Now in its second year, Byron Falls Festival continues its quest to make the NSW-based event authentically ‘Byron Bay’. Valley Lipcer is the creative producer of The Village, what many have called ‘the festival within the festival’. Seven spoke with Valley about what’s in store for Byron Falls.
How does the Village fit into Falls Festival?
The Village is a creative and fun oasis at the centre of the festival. It sits in a lush little valley between the two main music stages. There are four Village stages: an outdoor stage; the intimate Lola’s bar stage; and two mini-circus-tent stages programmed with acts that are unique, non-mainstream and incredibly fun. The Village also provides interactive creative spaces and diverse workshops for when the heaving masses at the main stages gets too much. You’ll find things such as: yoga, dance, body percussion, upcycled costume making, puppet making, love-letter writing, drawing, weaving with local Indigenous weavers, and more.
What are some of the highlights of The Village you have planned for this year?
The fiesta parade, which takes place on 2 Jan, will definitely be a highlight – with 20+ volunteers and three professional large-scale theatre-makers about to float a creation in a week-long art camp, and a dedicated workshop space during the festival for punters to create parade costumes. Other highlights include Trent Morris bangin’ out tunes in the 10-minute disco, The Button Collective, Shakshuka, The Underscore Orkestra and fantastic circus and sideshow acts by Suzy Leigh, Shep Huntley, Leif Lyall. I’ll also be looking forward to Sketch the Rhyme, live drawing and hip-hop, and ‘So you think you can interpretive dance’, an hilarious interactive event on each day hosted by Ilona Harker and various celebrity judges.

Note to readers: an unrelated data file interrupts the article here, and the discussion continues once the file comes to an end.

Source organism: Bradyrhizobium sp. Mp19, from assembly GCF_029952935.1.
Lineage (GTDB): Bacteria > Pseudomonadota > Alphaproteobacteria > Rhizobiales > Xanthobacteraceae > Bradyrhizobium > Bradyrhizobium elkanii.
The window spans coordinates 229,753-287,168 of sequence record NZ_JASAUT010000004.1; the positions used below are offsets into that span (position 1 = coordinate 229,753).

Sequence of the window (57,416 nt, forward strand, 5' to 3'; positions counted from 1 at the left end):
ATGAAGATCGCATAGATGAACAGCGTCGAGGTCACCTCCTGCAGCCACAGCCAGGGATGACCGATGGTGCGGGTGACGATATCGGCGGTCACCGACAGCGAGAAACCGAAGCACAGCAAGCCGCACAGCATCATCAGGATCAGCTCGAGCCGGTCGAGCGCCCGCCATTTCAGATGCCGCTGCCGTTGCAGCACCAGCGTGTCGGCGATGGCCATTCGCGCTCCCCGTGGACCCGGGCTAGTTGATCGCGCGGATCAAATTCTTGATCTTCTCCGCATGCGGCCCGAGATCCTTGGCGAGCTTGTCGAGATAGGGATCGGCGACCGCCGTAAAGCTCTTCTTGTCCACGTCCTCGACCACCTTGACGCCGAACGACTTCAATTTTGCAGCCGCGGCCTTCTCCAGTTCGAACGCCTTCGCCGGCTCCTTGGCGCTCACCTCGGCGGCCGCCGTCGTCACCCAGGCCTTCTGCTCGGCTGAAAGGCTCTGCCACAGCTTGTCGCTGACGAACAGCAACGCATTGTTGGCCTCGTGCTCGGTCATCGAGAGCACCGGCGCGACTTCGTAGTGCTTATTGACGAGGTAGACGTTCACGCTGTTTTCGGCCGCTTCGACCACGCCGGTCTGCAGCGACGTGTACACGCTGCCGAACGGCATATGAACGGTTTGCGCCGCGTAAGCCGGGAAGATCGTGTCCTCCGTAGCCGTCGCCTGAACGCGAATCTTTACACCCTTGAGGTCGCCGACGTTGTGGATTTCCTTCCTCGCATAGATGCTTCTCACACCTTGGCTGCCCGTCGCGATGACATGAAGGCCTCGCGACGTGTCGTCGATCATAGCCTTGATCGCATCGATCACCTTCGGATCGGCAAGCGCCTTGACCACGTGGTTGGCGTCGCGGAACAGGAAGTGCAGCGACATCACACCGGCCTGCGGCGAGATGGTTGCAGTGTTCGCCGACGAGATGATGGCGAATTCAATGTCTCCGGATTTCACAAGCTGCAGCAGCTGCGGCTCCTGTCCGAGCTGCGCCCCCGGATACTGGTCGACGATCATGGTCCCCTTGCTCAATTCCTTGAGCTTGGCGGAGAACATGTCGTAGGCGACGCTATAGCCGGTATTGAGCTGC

I’m also really looking forward to the local Indigenous weaving workshop – what a wonderful way to learn about our local culture, community and history.
Any small and unusual things we should be looking out for? Check out the daily schedules on The Village blackboards. There are 100s of shows lasting from five minutes to an hour. I recommend Ciel, a mesmerising adult puppet show by Gabrielle Griffin; The Houndstooth’s interactive drawing parlour by Claudie Frock and Rene Bolton; Daniel Oldaker’s Acts of Absurdity, ragtime singalongs in Lola’s Bar with Stafford Smith, as well as Kellie O and Mick Dick’s live digital drawing and Marion Conrow’s holographic projections.
I look locally first when I start to book acts. I’m looking for unique, engaging acts that are eclectic, theatrical, experimental, interactive and fun for a festival crowd. Glenn Wright has booked an awesome music stage in the Village with a lot of high-energy dance bands. It’s been fairly easy to fill most of the program from the northern rivers, but both Glenn and I have brought in a few extra acts from around the country that will complement local artists and perhaps even inspire some cross-pollination.
What should we be expecting at Falls this year?
A fantastic party to bring in the new year. Lots of great music and art, colour, dressing-up and spontaneous friendly encounters.
Thanks to an increase in capacity and the release of more tickets – Falls Festival tix are now available for all four days – 30 Dec to 2 Jan.